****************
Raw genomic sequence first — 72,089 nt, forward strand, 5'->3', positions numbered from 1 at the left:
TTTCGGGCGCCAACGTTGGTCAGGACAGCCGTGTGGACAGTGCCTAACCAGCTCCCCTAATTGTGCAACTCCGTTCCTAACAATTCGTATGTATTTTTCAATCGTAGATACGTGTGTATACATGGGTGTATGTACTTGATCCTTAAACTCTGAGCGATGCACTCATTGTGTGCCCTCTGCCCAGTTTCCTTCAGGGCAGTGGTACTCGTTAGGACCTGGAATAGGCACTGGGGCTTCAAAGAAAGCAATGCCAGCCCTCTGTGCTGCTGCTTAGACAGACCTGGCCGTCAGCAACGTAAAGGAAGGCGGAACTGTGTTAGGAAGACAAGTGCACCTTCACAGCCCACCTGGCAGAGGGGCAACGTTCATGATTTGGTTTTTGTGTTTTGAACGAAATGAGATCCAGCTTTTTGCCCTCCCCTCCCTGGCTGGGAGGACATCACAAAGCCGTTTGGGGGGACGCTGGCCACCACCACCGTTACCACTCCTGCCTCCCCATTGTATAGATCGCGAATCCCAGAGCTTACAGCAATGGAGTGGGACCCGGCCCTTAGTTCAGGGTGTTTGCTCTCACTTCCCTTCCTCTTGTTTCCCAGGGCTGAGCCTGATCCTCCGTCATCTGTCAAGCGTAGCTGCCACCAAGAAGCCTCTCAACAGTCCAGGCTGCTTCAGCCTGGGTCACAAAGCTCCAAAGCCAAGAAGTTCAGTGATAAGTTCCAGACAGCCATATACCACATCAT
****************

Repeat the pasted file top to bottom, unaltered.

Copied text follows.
Raw genomic sequence first — 72,089 nt, forward strand, 5'->3', positions numbered from 1 at the left:
TTTCGGGCGCCAACGTTGGTCAGGACAGCCGTGTGGACAGTGCCTAACCAGCTCCCCTAATTGTGCAACTCCGTTCCTAACAATTCGTATGTATTTTTCAATCGTAGATACGTGTGTATACATGGGTGTATGTACTTGATCCTTAAACTCTGAGCGATGCACTCATTGTGTGCCCTCTGCCCAGTTTCCTTCAGGGCAGTGGTACTCGTTAGGACCTGGAATAGGCACTGGGGCTTCAAAGAAAGCAATGCCAGCCCTCTGTGCTGCTGCTTAGACAGACCTGGCCGTCAGCAACGTAAAGGAAGGCGGAACTGTGTTAGGAAGACAAGTGCACCTTCACAGCCCACCTGGCAGAGGGGCAACGTTCATGATTTGGTTTTTGTGTTTTGAACGAAATGAGATCCAGCTTTTTGCCCTCCCCTCCCTGGCTGGGAGGACATCACAAAGCCGTTTGGGGGGACGCTGGCCACCACCACCGTTACCACTCCTGCCTCCCCATTGTATAGATCGCGAATCCCAGAGCTTACAGCAATGGAGTGGGACCCGGCCCTTAGTTCAGGGTGTTTGCTCTCACTTCCCTTCCTCTTGTTTCCCAGGGCTGAGCCTGATCCTCCGTCATCTGTCAAGCGTAGCTGCCACCAAGAAGCCTCTCAACAGTCCAGGCTGCTTCAGCCTGGGTCACAAAGCTCCAAAGCCAAGAAGTTCAGTGATAAGTTCCAGACAGCCATATACCACATCAT